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I was 7 
and riding the school bus home
to the trailer we lived in back then.
My chubby, right cheek was pressed 
against the cool glass window when 
a chunky horsefly landed an inch 
from my eye so that it’s wings tickled
my black lashes. I slowly raised my
pure white palm and smacked the
the fly with all my might.
I was surprised to find that this
fly didn’t escape, or even try–
the smaller ones at home always did.
The big dumb thing just stayed there.

To this day, when I close my eyes,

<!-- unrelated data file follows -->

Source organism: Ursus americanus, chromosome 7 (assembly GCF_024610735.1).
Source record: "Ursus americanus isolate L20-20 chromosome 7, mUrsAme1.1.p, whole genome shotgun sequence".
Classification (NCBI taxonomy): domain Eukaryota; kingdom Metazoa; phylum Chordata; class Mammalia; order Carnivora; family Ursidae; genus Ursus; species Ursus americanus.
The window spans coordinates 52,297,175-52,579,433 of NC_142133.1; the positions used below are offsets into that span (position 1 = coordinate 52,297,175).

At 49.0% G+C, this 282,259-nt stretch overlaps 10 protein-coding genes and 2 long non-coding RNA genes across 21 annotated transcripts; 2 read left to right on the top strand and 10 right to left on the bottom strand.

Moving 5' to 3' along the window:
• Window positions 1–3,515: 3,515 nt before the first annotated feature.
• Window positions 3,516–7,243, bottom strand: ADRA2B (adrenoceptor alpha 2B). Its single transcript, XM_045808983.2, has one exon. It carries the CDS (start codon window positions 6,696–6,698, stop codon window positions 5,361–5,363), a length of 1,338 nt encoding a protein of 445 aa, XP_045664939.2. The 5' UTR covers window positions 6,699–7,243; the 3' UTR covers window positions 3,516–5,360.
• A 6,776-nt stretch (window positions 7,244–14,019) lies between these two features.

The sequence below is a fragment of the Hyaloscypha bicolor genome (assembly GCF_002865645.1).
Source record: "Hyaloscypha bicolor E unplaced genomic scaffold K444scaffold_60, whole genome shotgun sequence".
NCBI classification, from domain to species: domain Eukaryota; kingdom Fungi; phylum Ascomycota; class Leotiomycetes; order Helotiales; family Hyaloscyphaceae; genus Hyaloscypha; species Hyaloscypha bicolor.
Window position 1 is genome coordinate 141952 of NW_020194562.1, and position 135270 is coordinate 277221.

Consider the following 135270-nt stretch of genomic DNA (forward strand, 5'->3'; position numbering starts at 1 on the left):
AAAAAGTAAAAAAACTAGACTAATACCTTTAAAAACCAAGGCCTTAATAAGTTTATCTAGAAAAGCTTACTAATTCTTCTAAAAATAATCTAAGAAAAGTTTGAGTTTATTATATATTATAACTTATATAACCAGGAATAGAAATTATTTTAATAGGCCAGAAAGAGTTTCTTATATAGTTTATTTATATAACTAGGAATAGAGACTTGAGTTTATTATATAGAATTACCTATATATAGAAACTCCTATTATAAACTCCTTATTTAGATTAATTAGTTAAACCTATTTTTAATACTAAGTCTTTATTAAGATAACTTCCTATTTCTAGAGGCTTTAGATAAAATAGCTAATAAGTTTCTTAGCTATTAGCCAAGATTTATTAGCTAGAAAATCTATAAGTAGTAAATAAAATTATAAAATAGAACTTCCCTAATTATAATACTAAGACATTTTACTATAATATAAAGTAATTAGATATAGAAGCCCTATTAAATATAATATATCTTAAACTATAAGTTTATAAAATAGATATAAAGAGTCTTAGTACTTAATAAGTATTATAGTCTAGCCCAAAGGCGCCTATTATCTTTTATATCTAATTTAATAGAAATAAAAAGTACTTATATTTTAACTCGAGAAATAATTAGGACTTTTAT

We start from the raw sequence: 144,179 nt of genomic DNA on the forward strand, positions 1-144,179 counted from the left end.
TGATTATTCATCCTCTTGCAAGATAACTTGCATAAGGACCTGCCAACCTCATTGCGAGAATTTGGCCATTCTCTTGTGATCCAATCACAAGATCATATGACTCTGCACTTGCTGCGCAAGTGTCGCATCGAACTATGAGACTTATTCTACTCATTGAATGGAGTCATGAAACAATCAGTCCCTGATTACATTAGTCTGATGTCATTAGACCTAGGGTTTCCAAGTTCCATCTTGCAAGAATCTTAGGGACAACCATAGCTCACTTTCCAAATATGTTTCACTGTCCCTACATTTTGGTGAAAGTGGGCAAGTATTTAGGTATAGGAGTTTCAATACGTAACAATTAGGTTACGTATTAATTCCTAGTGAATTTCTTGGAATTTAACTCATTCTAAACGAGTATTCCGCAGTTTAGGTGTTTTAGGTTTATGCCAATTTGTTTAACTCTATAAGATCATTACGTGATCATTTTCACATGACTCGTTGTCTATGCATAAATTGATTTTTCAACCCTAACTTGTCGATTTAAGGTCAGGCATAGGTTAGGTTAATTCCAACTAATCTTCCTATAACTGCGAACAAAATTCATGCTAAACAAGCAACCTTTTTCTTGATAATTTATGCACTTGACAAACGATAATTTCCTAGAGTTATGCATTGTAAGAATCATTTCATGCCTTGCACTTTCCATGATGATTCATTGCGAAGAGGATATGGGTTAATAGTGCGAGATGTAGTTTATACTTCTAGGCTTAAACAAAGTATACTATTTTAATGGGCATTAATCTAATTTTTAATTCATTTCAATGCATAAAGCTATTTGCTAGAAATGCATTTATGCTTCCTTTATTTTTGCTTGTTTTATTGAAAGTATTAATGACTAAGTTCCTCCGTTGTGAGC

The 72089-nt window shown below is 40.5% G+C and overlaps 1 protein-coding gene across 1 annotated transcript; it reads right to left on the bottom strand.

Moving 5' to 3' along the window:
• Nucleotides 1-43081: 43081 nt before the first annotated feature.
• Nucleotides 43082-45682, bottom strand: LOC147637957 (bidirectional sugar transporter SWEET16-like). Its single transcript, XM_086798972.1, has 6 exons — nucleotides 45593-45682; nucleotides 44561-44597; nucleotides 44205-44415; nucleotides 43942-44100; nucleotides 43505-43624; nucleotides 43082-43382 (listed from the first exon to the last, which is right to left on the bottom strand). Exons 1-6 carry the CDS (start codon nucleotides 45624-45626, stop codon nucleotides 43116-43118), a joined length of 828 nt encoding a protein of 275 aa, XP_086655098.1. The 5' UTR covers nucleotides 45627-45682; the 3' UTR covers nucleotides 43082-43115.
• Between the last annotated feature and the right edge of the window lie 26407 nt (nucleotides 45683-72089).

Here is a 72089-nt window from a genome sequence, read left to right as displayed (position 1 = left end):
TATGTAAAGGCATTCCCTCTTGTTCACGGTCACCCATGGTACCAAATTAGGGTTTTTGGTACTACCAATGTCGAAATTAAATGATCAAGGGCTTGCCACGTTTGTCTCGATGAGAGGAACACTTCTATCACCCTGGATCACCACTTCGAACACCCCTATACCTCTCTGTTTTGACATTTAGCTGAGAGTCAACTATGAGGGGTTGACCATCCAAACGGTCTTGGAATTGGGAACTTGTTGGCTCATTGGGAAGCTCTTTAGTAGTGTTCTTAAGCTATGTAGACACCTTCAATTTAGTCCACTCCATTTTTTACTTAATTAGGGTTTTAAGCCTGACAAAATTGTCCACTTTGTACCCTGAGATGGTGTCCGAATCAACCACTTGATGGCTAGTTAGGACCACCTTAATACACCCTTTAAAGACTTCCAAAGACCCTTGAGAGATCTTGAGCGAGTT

I still feel the ticklish lashes and juicy squish
of gore flooding the microscopic valleys between 
my palm prints. In one recurring dream,
I’m swept away by the undertow of tiny
crimson rivers spilling down the bus window.

I still kill sin,
But now I’m never surprised
By the bloody mess.

Hear Cody Adams talk about this poem on the Reformed Journal Podcast:

Photo by Shinichiro Ichimura on Unsplash

Cody Adams

Cody Adams is an English Teacher from Buffalo, NY. His poetry has appeared in Ekstasis Magazine, Heart of Flesh, Cacti Fur, among others. He received the 2016 Clarence Amann award for his short story Unstuck. He also serves as a Board Member for Forefront Festival.


  • David E Stravers says:

    That big horsefly did not get away, like the smaller houseflies usually do. Are smaller sins more likely to escape our efforts to kill them?